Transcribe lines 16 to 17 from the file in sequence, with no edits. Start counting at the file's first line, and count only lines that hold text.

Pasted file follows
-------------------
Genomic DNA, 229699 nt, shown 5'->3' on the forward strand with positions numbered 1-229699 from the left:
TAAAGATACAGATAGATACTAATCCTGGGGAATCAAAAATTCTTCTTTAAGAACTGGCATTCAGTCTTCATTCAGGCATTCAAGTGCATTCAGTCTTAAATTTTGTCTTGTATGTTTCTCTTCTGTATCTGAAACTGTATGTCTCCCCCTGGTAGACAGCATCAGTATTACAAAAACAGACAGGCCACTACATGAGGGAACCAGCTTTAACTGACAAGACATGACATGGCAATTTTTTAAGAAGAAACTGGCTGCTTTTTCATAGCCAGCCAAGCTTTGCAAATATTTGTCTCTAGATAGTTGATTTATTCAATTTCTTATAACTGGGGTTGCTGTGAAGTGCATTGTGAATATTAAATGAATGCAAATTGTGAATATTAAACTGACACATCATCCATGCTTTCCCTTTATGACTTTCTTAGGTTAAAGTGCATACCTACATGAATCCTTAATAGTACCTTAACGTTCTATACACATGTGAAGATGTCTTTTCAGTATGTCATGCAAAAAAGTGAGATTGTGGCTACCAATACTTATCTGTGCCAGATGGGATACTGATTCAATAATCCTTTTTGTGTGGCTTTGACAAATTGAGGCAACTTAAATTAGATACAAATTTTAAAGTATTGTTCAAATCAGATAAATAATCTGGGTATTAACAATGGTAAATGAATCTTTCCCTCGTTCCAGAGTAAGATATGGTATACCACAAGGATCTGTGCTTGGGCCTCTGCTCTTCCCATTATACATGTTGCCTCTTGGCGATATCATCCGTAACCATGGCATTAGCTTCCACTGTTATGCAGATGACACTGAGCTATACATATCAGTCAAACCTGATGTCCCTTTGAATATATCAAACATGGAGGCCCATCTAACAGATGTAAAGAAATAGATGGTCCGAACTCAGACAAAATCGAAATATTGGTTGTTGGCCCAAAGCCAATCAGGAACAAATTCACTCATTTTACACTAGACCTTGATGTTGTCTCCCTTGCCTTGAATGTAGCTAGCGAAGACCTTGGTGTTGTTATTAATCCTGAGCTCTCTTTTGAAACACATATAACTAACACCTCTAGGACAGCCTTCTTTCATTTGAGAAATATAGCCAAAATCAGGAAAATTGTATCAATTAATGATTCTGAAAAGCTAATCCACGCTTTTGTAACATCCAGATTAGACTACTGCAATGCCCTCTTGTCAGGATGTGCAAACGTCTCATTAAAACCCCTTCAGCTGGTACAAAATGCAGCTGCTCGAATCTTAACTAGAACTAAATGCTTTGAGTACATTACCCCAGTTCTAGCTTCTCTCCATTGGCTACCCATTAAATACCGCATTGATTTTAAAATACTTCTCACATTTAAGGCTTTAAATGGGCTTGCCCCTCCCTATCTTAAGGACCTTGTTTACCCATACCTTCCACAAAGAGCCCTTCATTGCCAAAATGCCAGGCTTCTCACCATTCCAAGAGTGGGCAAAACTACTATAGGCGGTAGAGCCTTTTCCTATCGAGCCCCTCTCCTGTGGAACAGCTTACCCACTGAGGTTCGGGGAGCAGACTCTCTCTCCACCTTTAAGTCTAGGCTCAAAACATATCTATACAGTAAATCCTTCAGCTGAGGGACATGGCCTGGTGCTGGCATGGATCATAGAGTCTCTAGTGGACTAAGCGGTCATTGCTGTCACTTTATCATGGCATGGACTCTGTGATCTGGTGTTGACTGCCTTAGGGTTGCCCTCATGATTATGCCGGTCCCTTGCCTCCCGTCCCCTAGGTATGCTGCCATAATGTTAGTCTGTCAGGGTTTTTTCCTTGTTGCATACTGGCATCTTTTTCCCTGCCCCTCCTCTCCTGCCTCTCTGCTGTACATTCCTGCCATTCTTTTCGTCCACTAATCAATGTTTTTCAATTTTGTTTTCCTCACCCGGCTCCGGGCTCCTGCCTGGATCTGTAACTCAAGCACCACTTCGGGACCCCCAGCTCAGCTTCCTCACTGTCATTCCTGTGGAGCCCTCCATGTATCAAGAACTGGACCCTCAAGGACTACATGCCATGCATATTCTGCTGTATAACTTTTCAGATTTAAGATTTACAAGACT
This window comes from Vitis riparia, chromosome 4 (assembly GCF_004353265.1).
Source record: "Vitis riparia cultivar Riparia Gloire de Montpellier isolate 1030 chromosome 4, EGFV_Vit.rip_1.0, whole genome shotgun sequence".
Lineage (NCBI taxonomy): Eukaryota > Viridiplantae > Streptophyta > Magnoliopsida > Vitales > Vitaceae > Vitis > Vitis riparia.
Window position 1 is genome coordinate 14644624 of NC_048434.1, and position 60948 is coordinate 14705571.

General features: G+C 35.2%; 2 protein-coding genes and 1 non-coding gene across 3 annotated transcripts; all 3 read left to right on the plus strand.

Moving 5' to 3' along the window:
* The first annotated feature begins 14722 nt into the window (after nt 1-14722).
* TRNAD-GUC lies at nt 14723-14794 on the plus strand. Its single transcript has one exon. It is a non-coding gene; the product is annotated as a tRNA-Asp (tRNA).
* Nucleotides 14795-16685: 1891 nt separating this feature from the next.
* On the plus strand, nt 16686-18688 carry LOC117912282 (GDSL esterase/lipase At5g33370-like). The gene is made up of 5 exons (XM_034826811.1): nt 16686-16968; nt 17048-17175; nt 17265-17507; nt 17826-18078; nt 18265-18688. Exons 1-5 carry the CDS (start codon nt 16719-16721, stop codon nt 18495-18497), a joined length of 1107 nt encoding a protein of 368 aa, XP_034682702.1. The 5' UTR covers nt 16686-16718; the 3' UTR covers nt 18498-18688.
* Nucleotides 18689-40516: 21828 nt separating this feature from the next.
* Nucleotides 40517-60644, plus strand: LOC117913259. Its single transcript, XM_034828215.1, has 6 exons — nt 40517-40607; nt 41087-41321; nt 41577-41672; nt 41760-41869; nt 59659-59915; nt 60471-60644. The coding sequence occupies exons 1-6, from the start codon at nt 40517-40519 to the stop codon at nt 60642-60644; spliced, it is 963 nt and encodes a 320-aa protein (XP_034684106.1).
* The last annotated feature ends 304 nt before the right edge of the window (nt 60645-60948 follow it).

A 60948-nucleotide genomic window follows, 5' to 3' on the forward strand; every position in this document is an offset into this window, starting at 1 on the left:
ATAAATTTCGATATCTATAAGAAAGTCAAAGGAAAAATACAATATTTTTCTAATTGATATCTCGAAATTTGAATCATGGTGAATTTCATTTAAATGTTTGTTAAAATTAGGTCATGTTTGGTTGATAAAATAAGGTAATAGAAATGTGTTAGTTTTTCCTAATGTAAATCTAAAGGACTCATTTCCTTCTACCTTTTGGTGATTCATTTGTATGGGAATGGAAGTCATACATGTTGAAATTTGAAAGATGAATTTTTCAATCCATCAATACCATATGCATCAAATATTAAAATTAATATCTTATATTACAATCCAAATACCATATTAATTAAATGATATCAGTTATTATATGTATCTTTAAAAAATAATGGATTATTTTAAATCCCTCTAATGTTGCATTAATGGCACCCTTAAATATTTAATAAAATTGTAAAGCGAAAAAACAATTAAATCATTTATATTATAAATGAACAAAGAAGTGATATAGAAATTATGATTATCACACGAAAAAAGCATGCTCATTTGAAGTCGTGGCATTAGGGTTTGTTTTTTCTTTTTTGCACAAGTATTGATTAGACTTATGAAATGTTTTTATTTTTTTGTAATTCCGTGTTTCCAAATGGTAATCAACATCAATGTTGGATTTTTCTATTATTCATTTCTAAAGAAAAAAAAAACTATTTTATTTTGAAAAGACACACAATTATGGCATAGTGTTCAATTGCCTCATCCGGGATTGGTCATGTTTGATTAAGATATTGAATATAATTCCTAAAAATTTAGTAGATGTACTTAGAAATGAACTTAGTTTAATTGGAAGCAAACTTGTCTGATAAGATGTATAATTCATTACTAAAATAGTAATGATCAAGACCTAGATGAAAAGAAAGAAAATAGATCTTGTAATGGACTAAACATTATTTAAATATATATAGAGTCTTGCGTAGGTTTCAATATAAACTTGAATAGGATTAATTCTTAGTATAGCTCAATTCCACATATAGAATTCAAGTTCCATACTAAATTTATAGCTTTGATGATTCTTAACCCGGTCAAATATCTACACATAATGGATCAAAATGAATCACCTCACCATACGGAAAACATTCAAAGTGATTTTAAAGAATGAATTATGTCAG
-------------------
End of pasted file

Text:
A 60948-nucleotide genomic window follows, 5' to 3' on the forward strand; every position in this document is an offset into this window, starting at 1 on the left:
ATAAATTTCGATATCTATAAGAAAGTCAAAGGAAAAATACAATATTTTTCTAATTGATATCTCGAAATTTGAATCATGGTGAATTTCATTTAAATGTTTGTTAAAATTAGGTCATGTTTGGTTGATAAAATAAGGTAATAGAAATGTGTTAGTTTTTCCTAATGTAAATCTAAAGGACTCATTTCCTTCTACCTTTTGGTGATTCATTTGTATGGGAATGGAAGTCATACATGTTGAAATTTGAAAGATGAATTTTTCAATCCATCAATACCATATGCATCAAATATTAAAATTAATATCTTATATTACAATCCAAATACCATATTAATTAAATGATATCAGTTATTATATGTATCTTTAAAAAATAATGGATTATTTTAAATCCCTCTAATGTTGCATTAATGGCACCCTTAAATATTTAATAAAATTGTAAAGCGAAAAAACAATTAAATCATTTATATTATAAATGAACAAAGAAGTGATATAGAAATTATGATTATCACACGAAAAAAGCATGCTCATTTGAAGTCGTGGCATTAGGGTTTGTTTTTTCTTTTTTGCACAAGTATTGATTAGACTTATGAAATGTTTTTATTTTTTTGTAATTCCGTGTTTCCAAATGGTAATCAACATCAATGTTGGATTTTTCTATTATTCATTTCTAAAGAAAAAAAAAACTATTTTATTTTGAAAAGACACACAATTATGGCATAGTGTTCAATTGCCTCATCCGGGATTGGTCATGTTTGATTAAGATATTGAATATAATTCCTAAAAATTTAGTAGATGTACTTAGAAATGAACTTAGTTTAATTGGAAGCAAACTTGTCTGATAAGATGTATAATTCATTACTAAAATAGTAATGATCAAGACCTAGATGAAAAGAAAGAAAATAGATCTTGTAATGGACTAAACATTATTTAAATATATATAGAGTCTTGCGTAGGTTTCAATATAAACTTGAATAGGATTAATTCTTAGTATAGCTCAATTCCACATATAGAATTCAAGTTCCATACTAAATTTATAGCTTTGATGATTCTTAACCCGGTCAAATATCTACACATAATGGATCAAAATGAATCACCTCACCATACGGAAAACATTCAAAGTGATTTTAAAGAATGAATTATGTCAG